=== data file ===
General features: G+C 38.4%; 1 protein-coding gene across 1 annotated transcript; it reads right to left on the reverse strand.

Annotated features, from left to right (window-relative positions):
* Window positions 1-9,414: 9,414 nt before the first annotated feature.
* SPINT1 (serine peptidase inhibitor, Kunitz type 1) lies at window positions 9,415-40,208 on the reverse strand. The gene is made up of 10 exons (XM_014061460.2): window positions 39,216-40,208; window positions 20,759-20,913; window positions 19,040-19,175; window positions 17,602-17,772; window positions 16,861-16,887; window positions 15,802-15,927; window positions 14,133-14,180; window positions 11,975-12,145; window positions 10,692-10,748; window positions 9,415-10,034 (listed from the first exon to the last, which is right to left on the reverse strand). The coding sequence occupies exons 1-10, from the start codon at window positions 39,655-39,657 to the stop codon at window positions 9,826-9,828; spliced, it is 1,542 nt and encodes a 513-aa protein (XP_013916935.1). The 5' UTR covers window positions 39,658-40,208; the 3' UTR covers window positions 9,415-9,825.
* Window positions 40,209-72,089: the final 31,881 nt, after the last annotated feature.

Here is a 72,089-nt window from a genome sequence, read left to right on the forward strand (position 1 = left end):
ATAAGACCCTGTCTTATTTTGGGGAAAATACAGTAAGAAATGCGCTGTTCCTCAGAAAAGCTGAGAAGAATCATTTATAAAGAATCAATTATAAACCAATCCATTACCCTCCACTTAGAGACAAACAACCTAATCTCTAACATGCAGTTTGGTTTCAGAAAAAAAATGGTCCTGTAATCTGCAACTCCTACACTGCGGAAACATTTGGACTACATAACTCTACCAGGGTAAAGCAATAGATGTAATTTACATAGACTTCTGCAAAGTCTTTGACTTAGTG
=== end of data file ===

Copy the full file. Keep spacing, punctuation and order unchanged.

General features: G+C 38.4%; 1 protein-coding gene across 1 annotated transcript; it reads right to left on the reverse strand.

Annotated features, from left to right (window-relative positions):
* Window positions 1-9,414: 9,414 nt before the first annotated feature.
* SPINT1 (serine peptidase inhibitor, Kunitz type 1) lies at window positions 9,415-40,208 on the reverse strand. The gene is made up of 10 exons (XM_014061460.2): window positions 39,216-40,208; window positions 20,759-20,913; window positions 19,040-19,175; window positions 17,602-17,772; window positions 16,861-16,887; window positions 15,802-15,927; window positions 14,133-14,180; window positions 11,975-12,145; window positions 10,692-10,748; window positions 9,415-10,034 (listed from the first exon to the last, which is right to left on the reverse strand). The coding sequence occupies exons 1-10, from the start codon at window positions 39,655-39,657 to the stop codon at window positions 9,826-9,828; spliced, it is 1,542 nt and encodes a 513-aa protein (XP_013916935.1). The 5' UTR covers window positions 39,658-40,208; the 3' UTR covers window positions 9,415-9,825.
* Window positions 40,209-72,089: the final 31,881 nt, after the last annotated feature.

Here is a 72,089-nt window from a genome sequence, read left to right on the forward strand (position 1 = left end):
ATAAGACCCTGTCTTATTTTGGGGAAAATACAGTAAGAAATGCGCTGTTCCTCAGAAAAGCTGAGAAGAATCATTTATAAAGAATCAATTATAAACCAATCCATTACCCTCCACTTAGAGACAAACAACCTAATCTCTAACATGCAGTTTGGTTTCAGAAAAAAAATGGTCCTGTAATCTGCAACTCCTACACTGCGGAAACATTTGGACTACATAACTCTACCAGGGTAAAGCAATAGATGTAATTTACATAGACTTCTGCAAAGTCTTTGACTTAGTG